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Obesity (Silver Spring). 2014 Sep;22(9):1962-7. doi: 10.1002/oby.20807. Epub 2014 Jun 13.

Dietary self-monitoring and long-term success with weight management.

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  • 1Department of Clinical and Health Psychology, University of Florida, Florida, USA.

Abstract

OBJECTIVE:

To examine the contributions of frequency, consistency, and comprehensiveness of dietary self-monitoring to long-term weight change.

METHODS:

Participants included 220 obese women (mean ± SD, age = 59.3 ± 6.1 years; BMI = 36.8 ± 4.9 kg/m(2) ) who achieved a mean weight loss of -10.39 ± 5.28% from baseline during 6 months of behavioral treatment and regained 2.30 ± 7.28% during a 12-month extended-care period. The contributions of cumulative frequency of self-monitoring (total number of food records), consistency across time (number of weeks with ≥3 records), and comprehensiveness of information recorded were examined as predictors of weight regain in a hierarchical linear regression analysis. The mediating role of adherence to daily caloric intake goals was tested using a bootstrapping analysis.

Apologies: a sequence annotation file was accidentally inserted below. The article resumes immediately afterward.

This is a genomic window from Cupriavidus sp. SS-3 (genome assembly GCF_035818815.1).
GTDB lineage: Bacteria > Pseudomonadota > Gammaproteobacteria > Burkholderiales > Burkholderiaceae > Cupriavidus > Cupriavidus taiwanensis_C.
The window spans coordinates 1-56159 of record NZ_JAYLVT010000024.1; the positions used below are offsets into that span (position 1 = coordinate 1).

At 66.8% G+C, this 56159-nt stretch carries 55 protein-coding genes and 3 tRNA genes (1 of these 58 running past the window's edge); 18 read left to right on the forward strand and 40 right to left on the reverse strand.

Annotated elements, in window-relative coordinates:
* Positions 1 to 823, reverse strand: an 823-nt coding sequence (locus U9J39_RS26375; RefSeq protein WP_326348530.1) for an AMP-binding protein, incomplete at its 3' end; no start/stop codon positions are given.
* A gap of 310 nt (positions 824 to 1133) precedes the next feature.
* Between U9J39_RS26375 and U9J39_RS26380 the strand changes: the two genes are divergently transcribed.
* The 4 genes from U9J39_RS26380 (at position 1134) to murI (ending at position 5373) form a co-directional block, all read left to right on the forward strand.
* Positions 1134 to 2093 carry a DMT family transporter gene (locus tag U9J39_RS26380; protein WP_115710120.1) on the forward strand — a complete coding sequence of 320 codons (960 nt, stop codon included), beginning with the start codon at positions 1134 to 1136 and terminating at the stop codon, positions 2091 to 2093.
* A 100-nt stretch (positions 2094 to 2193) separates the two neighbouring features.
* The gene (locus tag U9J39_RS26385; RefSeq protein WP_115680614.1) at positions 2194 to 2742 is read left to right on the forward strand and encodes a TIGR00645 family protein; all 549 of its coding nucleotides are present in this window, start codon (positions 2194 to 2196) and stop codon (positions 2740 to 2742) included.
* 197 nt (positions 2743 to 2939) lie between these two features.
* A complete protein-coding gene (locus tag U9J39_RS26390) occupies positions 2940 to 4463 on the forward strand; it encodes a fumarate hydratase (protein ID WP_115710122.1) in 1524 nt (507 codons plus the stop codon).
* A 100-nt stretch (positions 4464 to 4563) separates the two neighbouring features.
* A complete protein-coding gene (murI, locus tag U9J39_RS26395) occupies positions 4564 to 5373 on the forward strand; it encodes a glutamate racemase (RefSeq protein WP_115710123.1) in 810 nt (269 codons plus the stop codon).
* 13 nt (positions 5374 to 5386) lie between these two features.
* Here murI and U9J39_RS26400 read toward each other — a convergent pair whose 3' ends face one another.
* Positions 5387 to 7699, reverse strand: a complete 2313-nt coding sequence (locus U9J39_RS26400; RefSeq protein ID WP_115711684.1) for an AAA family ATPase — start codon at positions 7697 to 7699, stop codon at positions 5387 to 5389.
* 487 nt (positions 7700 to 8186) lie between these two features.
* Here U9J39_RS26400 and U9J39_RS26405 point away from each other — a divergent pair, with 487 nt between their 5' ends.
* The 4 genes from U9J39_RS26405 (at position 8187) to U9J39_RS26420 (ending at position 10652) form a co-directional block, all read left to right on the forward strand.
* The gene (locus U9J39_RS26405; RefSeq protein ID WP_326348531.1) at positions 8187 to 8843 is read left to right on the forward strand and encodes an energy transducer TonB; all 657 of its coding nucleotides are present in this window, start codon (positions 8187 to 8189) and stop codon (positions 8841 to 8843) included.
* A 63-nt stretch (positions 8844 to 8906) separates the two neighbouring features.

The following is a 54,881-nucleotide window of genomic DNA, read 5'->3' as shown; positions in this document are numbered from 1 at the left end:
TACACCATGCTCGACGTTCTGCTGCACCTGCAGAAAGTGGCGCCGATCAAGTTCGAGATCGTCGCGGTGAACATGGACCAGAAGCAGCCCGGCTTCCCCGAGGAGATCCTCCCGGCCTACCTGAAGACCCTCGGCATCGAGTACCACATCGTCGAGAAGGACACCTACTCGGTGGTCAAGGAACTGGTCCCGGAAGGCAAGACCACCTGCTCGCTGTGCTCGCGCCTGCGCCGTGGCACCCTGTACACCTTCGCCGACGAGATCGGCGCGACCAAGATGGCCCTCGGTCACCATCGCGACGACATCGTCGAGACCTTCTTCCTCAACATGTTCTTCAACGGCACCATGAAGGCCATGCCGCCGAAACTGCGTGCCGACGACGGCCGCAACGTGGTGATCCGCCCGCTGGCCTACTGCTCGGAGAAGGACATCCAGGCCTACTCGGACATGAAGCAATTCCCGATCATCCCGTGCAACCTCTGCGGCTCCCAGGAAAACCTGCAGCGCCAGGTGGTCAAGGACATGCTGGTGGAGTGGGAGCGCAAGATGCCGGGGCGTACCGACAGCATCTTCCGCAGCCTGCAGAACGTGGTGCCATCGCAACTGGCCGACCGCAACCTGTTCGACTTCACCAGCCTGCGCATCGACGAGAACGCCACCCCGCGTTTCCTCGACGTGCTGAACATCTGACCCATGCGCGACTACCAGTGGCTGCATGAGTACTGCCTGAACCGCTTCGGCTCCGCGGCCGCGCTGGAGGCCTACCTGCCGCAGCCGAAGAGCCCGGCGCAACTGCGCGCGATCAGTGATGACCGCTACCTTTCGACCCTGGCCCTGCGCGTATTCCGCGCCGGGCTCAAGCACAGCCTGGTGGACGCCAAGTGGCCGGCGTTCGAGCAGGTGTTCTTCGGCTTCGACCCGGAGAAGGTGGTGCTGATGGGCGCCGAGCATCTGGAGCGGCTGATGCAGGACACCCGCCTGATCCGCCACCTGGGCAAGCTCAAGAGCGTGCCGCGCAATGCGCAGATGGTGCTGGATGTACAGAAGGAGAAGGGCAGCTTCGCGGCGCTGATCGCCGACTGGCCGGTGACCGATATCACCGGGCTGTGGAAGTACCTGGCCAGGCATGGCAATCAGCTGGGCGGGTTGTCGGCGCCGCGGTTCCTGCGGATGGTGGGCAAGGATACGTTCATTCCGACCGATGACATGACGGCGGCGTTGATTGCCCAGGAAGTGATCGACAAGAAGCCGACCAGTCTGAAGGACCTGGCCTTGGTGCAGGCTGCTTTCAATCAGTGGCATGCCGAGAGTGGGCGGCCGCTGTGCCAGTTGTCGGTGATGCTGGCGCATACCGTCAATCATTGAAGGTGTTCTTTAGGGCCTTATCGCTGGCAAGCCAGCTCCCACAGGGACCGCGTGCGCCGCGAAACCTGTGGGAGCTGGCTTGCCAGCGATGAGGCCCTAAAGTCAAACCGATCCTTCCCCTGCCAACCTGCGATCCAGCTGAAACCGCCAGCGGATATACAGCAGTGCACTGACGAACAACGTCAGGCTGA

RESULTS:

The association between high total frequency of self-monitoring and reduced weight regain was moderated by weekly consistency of self-monitoring, P = 0.004; increased frequency produced beneficial effects on weight change only when coupled with high consistency (>3 days/week). There was no impact of comprehensiveness on weight change, P > 0.05. The favorable effect of high frequency/high consistency self-monitoring on weight change was partially mediated by participants' success in meeting daily caloric intake goals (P < 0.001).

CONCLUSION:

The combination of high frequency plus high consistency of dietary self-monitoring improves long-term success in weight management.

PMID:
24931055
PMCID:
PMC4149603
DOI:
10.1002/oby.20807
[PubMed - indexed for MEDLINE]
Free PMC Article
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